The external coil ignition has been upgraded to a stick coil. The stick coil was chosen because it is lighter, more compact and cheaper. It was not an item that would or could improve performance.
Akrapovic designed a new exhaust system with a resonance chamber on the head pipe for the 2012 TC250.
Q: WHAT ELSE IS NEW FOR 2012?
A: The chassis and suspension updates are as follows:
Formerly white, the chromoly frame is now black and has been reinforced with strengthening gussets near the head for increased rigidity. These strengthening plates add about 5 pounds to the 2012 model compared to the 2011 TC250.
The previously spec’ed Sachs shock has been replaced with a Kayaba shock. There were two reasons for this: First, Husky wanted to have the same brand of components—front and rear—to eliminate any corporate finger pointing between Sachs and Kayaba. Second, Kayaba shocks are a known quantity that can be serviced anywhere in the USA—not so with the Sachs shock.
The settings have been revised and stiffened significantly. To our untrained eyes, these appear to be Yamaha-spec forks from a few years ago.
Throttle body test: Husqvarna dropped last year’s Mikuni EFI system for the Keihin because Keihin’s fuel management system allows for more adjustment points between any given throttle opening/rpm setting.
Polisport supplied in-mold plastics with new black-and-red graphics. In-mold graphics are more durable than stickers.
Silver anodized Excel rims replace the previous black ones.
Q: HOW FAST IS THE BIKE?
A: The good news—significantly faster than last year. For all their engine work, Husqvarna was rewarded with a marked improvement in overall power and responsiveness. Oddly, testers got their first big clue to power improvement by noting an improvement in the bike’s handling. When laid over into a rut or berm, a rider will often use power to help stand the bike back up on the exit of the corner. When hammering the throttle on last year’s TC250 in this situation, nothing would happened. The rider would be forced to knife the front tire into the dirt to right the machine. Thankfully, the 2012 has some pep. The bike isn’t blessed with a whole lot of bottom-end, but the responsiveness and increase in overall power made it much easier to balance and to get out of trouble in a potential low-side crash situation.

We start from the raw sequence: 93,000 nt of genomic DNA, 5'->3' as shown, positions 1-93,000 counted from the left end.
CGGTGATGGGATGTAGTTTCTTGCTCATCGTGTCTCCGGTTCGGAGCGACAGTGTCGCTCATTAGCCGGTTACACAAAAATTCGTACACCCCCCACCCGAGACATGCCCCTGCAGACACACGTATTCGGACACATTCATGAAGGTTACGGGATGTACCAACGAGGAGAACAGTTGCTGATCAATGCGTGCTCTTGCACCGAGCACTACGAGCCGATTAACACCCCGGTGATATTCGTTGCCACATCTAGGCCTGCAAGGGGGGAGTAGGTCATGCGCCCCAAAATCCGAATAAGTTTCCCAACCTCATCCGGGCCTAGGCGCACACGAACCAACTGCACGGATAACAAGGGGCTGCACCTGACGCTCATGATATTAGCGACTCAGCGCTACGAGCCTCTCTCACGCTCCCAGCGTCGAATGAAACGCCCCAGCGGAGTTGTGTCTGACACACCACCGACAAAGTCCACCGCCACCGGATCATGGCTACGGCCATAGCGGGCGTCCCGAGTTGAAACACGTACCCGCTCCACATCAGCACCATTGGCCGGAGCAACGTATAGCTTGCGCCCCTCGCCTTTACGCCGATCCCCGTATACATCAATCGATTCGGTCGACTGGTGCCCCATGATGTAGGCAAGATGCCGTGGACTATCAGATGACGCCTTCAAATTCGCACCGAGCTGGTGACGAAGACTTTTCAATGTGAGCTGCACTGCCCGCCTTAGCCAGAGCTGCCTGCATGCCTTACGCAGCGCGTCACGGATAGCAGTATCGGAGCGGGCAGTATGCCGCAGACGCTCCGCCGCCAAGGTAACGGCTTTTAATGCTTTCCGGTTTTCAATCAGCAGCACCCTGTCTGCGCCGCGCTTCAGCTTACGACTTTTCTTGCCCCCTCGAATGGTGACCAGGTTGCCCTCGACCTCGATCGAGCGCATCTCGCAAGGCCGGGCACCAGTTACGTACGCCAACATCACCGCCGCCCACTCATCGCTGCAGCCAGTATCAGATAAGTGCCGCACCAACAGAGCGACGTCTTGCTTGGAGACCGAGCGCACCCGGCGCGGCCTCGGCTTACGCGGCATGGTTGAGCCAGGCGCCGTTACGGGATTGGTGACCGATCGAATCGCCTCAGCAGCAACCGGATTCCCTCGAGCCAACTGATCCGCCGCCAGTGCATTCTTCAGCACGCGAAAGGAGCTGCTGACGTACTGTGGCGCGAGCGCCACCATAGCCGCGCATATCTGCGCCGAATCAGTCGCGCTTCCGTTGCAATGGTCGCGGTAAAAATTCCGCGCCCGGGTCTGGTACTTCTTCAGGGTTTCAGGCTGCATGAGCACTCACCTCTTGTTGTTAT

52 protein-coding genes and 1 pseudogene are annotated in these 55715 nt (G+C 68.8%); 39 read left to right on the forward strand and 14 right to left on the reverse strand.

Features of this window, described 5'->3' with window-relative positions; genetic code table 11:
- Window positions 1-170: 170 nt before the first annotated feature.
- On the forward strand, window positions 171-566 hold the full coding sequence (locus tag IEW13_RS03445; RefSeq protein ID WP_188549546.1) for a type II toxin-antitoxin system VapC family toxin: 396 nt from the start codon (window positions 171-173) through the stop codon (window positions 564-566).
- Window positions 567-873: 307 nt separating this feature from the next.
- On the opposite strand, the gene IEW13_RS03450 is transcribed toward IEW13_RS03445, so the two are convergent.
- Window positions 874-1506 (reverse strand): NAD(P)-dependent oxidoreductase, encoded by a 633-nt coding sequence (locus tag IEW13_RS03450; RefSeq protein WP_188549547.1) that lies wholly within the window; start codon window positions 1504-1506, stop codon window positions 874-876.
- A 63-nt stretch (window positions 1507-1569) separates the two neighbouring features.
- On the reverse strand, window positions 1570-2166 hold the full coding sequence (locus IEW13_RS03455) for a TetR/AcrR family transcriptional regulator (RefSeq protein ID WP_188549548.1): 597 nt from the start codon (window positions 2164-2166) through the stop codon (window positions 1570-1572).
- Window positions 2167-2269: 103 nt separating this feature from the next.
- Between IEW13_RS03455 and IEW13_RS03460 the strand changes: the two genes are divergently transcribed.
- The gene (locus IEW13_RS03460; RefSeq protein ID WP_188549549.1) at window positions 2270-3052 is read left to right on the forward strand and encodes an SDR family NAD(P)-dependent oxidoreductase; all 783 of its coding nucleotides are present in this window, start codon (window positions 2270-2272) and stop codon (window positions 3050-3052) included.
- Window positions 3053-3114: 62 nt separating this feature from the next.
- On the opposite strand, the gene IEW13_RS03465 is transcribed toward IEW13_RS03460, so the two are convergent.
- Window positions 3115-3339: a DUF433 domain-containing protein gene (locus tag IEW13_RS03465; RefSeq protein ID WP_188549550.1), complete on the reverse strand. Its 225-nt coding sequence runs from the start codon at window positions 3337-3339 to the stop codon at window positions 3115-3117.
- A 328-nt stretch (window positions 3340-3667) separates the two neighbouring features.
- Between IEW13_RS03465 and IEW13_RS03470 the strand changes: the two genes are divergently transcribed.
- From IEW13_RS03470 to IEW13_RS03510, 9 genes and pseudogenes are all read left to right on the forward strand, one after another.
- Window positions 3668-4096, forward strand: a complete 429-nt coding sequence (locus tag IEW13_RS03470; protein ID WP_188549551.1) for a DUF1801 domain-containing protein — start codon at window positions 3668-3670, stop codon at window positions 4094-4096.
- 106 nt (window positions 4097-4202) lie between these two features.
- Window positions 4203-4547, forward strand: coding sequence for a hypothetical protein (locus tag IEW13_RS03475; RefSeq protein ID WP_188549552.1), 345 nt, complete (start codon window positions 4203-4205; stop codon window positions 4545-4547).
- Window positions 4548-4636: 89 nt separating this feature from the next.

At a cruise, the TC250 is very broad and easy to ride, but for any kind of speed, it needs to be revved. Once into the top-end, the TC250 could start covering some ground quickly. The only fly in the ointment was getting up there. The power was slow to build. An extra tooth on the rear and/or an aftermarket exhaust are two ways to help get to the TC250’s sweet spot. The peak horsepower of the TC250 wasn’t world-beating, but last year it was tail-end Charlie by a large margin. This year it’s competitive—although not with the hyper power of the 2012 Kawasaki KX250F.
Q: HOW WAS THE GEARING?
A: The slow-revving powerband exacerbated the tall gearing. Last year we went up two teeth, from 13/50 to 13/52. With the extra boost from the reworked engine, a 13/51 is the best choice for most riders and tracks with the 2012.
Q: HOW MUCH DOES IT WEIGH?
A: We thought it would be light (thanks to the featherweight X Lite engine). In human terms, most people carry excess weight in their midsections, but the TC250 is just the opposite. The engine in the middle of the TC250 is very light, but the rest of the bike is heavy. At 229 pounds on the trusty MXA scale, the TC250 is 2 pounds lighter than the electric-starter-equipped 2012 KTM 250SXF, but 5 pounds heavier than the KX250F and RM-Z250. It is an astounding 11 pounds shy of the class leader, the still-carbureted Yamaha YZ250F.
Sacked Sachs: The TC250 now comes with a Kayaba shock, facilitating any revalving by U.S. suspension companies.
Q: HOW DOES IT HANDLE?
A: The overall geometry of the TC250 is close to neutral. Husqvarna is on the right track with the frame. In rough places, where a razor-handling Honda or Suzuki 250 are prone to getting head-shake, the Husky remains stable. Coming into turns and ruts where the KX250F has a bit of a tendency to understeer, the TC250 does what it’s told. It’s not exciting or exceptional, but it does everything well.